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Behind the Mic: There are similarities from Bronco Mendenhall's first season

Published: Friday, Sept. 4 2015 7:18 p.m. MDT

In 2005, Bronco Mendenhall was in his first year on the job as BYU's head coach, trusted with (among other things) getting the football team back to the postseason. The Cougars had just gone three straight seasons without a bowl bid, and 2005's postseason prospects were not aided by a 1-3 start to Mendenhall's rookie campaign.

BYU would bounce back, however, and win five of its next six games to secure bowl eligibility in the Cougars' second-to-last regular-season contest.

Flash forward five years, and BYU was 1-4 to start this season, with shovels of dirt waiting to be tossed on the Cougars' bowl hopes. As in 2005, this year's team went on a run, again winning five of six games to punch a postseason ticket in BYU's second-to-last regular-season game.

Mendenhall notes the parallels, and says without hesitation that the 2010 season "has been more difficult."

"When I first took over, that was after three losing seasons," Mendenhall says.

What made the 1-4 start to this season tougher "was the depth of how bad the team was hurting, after all the success."

"Every single play, every single day was a battle," says Mendenhall. "It has been a remarkable challenge and a great opportunity to learn. I don't think anyone believed they could have a winning season, or possibly go to the postseason, and they've kind of kept chipping away at it."

Certainly BYU's stern early season schedule exacerbated the Cougars' growing pains, just as a softer late-season slate has allowed BYU the opportunity to gain greater momentum and some much-needed offensive traction. Yet the coach says BYU's improvements go well beyond the vagaries of the schedule-maker.

"There were far greater issues than just who we were playing. If we didn't get those issues addressed, and get them addressed correctly, then it didn't really matter who we were playing; that's something I hold firm on," says Mendenhall.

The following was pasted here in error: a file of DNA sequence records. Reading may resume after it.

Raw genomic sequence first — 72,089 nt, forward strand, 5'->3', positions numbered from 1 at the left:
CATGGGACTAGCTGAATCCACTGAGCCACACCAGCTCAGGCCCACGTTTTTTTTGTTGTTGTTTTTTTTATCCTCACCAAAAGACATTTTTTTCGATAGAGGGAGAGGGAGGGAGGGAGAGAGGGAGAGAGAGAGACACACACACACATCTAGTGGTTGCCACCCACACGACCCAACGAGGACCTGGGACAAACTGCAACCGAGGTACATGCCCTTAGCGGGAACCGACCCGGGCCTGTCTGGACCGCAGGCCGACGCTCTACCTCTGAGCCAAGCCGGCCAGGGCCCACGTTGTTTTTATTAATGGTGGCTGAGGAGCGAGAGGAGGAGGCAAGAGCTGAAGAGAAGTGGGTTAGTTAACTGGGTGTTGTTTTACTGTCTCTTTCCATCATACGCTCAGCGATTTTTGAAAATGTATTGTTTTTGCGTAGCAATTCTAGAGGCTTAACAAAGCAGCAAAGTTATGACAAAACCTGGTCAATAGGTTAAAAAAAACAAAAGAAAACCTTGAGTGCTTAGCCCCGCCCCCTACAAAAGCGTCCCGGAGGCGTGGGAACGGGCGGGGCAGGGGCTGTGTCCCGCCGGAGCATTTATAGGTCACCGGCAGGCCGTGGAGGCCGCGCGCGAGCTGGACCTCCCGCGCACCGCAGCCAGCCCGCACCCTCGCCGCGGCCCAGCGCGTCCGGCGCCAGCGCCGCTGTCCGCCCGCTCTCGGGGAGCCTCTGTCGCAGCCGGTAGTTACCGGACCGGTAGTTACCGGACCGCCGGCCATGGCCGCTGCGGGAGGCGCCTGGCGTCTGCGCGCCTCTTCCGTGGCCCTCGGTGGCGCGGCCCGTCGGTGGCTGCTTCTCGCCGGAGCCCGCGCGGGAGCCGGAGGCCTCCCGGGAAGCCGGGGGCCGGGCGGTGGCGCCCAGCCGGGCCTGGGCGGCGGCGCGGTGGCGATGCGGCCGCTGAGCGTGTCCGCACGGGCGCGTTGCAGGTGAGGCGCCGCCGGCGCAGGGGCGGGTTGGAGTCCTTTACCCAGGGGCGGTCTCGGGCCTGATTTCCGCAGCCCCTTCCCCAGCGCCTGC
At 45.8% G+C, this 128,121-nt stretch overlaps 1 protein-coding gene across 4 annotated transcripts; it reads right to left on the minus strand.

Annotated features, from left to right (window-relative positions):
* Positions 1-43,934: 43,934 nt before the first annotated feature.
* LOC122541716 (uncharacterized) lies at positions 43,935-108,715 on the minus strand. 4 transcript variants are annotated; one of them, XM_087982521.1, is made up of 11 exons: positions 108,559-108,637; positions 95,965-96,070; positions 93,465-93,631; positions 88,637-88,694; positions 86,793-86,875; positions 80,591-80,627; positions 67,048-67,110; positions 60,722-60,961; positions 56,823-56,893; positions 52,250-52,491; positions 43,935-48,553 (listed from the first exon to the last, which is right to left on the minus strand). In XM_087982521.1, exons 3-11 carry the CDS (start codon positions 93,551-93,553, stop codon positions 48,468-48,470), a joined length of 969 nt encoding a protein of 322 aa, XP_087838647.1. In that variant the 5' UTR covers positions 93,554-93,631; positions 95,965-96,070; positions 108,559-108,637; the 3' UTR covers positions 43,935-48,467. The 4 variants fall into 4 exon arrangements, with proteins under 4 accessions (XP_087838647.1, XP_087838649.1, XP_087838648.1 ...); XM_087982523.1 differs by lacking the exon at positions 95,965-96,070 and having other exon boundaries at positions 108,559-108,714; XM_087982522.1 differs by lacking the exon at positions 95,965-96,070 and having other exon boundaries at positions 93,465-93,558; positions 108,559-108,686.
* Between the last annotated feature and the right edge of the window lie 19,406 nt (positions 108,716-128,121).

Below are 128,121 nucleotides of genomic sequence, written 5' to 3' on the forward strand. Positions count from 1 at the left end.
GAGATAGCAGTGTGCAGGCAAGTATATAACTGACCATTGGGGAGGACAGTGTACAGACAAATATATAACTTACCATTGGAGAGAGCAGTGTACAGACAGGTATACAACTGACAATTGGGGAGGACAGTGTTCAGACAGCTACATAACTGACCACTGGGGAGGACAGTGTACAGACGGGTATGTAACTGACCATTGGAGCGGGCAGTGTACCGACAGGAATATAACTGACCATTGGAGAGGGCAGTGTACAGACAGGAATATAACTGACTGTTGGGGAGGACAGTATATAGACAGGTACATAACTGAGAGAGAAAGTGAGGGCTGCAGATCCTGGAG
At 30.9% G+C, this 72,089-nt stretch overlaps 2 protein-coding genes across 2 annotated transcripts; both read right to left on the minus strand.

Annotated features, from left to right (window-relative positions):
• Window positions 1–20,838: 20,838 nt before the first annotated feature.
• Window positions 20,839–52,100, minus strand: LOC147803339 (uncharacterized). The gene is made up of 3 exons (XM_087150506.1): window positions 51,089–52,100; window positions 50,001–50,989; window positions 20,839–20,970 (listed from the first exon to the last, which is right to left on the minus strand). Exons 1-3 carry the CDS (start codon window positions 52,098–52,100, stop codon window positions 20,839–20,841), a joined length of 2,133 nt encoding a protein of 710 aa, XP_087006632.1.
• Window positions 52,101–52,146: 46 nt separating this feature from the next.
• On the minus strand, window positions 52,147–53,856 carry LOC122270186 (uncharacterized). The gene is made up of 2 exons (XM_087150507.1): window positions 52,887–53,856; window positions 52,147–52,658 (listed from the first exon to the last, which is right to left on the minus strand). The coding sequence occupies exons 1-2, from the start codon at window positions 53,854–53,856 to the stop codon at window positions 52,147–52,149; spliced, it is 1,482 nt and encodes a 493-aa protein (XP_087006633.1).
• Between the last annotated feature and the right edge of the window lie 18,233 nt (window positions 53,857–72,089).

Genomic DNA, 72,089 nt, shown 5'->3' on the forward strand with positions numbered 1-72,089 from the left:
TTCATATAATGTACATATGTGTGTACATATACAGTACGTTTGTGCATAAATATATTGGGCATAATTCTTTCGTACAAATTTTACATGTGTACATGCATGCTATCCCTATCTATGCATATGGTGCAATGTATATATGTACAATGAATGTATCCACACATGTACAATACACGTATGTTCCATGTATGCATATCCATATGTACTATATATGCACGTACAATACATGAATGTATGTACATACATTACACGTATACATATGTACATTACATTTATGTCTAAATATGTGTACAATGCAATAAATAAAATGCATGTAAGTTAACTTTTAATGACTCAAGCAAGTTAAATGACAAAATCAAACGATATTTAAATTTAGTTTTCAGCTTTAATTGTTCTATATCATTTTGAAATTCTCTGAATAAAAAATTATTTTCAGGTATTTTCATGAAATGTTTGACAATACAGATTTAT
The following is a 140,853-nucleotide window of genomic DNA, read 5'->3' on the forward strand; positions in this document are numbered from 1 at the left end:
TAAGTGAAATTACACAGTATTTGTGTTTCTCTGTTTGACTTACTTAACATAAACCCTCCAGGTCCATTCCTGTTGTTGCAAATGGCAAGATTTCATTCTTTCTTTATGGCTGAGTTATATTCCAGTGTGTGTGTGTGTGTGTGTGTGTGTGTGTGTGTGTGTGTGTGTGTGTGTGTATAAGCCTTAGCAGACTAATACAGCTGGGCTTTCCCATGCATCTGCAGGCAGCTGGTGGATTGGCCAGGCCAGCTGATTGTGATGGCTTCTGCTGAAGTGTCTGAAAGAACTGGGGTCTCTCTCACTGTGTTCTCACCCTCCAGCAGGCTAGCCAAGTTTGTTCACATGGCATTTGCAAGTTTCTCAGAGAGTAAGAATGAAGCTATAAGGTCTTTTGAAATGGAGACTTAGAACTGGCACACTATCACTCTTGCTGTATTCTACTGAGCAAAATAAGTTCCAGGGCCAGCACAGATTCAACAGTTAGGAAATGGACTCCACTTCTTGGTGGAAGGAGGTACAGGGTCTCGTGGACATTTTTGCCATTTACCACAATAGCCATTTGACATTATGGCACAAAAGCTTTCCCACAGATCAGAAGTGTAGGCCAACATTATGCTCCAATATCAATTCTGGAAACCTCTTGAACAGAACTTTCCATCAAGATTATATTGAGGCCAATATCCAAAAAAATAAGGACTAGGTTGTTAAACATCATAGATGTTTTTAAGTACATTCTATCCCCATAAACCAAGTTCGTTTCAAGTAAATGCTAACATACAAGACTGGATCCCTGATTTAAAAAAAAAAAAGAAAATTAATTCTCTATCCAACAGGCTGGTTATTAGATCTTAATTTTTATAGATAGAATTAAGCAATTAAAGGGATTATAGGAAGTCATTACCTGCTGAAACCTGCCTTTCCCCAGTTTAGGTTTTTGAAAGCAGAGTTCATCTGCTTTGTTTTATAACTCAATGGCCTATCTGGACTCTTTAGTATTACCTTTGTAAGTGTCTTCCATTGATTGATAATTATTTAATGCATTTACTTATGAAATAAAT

Now that the Cougars are firmly in the postseason mix, all that remains is the curtain-dropper at Utah, in the final game of their rivalry as conference foes. Regardless of the outcome at Rice-Eccles Stadium, BYU will leave the Mountain West Conference with the most conference wins since the league's inception in 1999, edging out the Utes.

BYU's MWC record of 64-25 is two games better than the Utes' 62-27 mark, with BYU also assured of leaving the league with the most conference road wins and no worse than a tie for most home victories in conference play.

BYU and Utah will each depart the MWC with four conference titles in football and a combined 18 bowl appearances as Mountain West members — Utah with 10, and BYU with eight.

Two of the most commonly mentioned football axioms are "you have to be able to run the ball," and "you have to take care of the ball."

BYU's hopes for a win at Utah may indeed depend on those two areas in which the Cougars currently hold a statistical edge over their rivals.

BYU boasts the nation's 39th-best rushing attack, averaging 173 yards per game; Utah's 163 rushing yards per contest rank 45th. Whether BYU can run the ball effectively against the Utes is the question, since Utah's rush defense ranks 10th nationally, allowing only 108 yards per game on the ground. BYU has run the ball for 200-plus yards in four straight games and six times this season; since 1972, the Cougars have a 93 percent win rate (102-8) when rushing for 200 yards or more.

Despite having a true freshman QB at the helm, BYU has a positive turnover margin of plus-2, which ranks 43rd to Utah's 75th-ranked margin of minus-3. Rookie QB Jake Heaps and the Cougars have thrown only eight interceptions, compared to Utah's nine.

BYU's ball security is integral to the Cougars' chances on Saturday. In the Bronco Mendenhall era, BYU is 40-5 when "even" or "plus" in the turnover margin. Furthermore, in Mendenhall's three wins over Utah, BYU is plus-1 in the takeaway/giveaway tally; in his two losses, the Cougars are minus-7.

Run the ball. Hang on to the ball. Win the game.

Greg Wrubell is the radio play-by-play "Voice of the Cougars," and hosts "BYU Football with Head Coach Bronco Mendenhall" on KSL Newsradio and KSL 5 Television. Wrubell's blog "Cougar Tracks" can be found at byu.ksl.com. "Behind the Mic" is published every Tuesday during the BYU football and basketball seasons. E-mail: gwrubell@ksl.com

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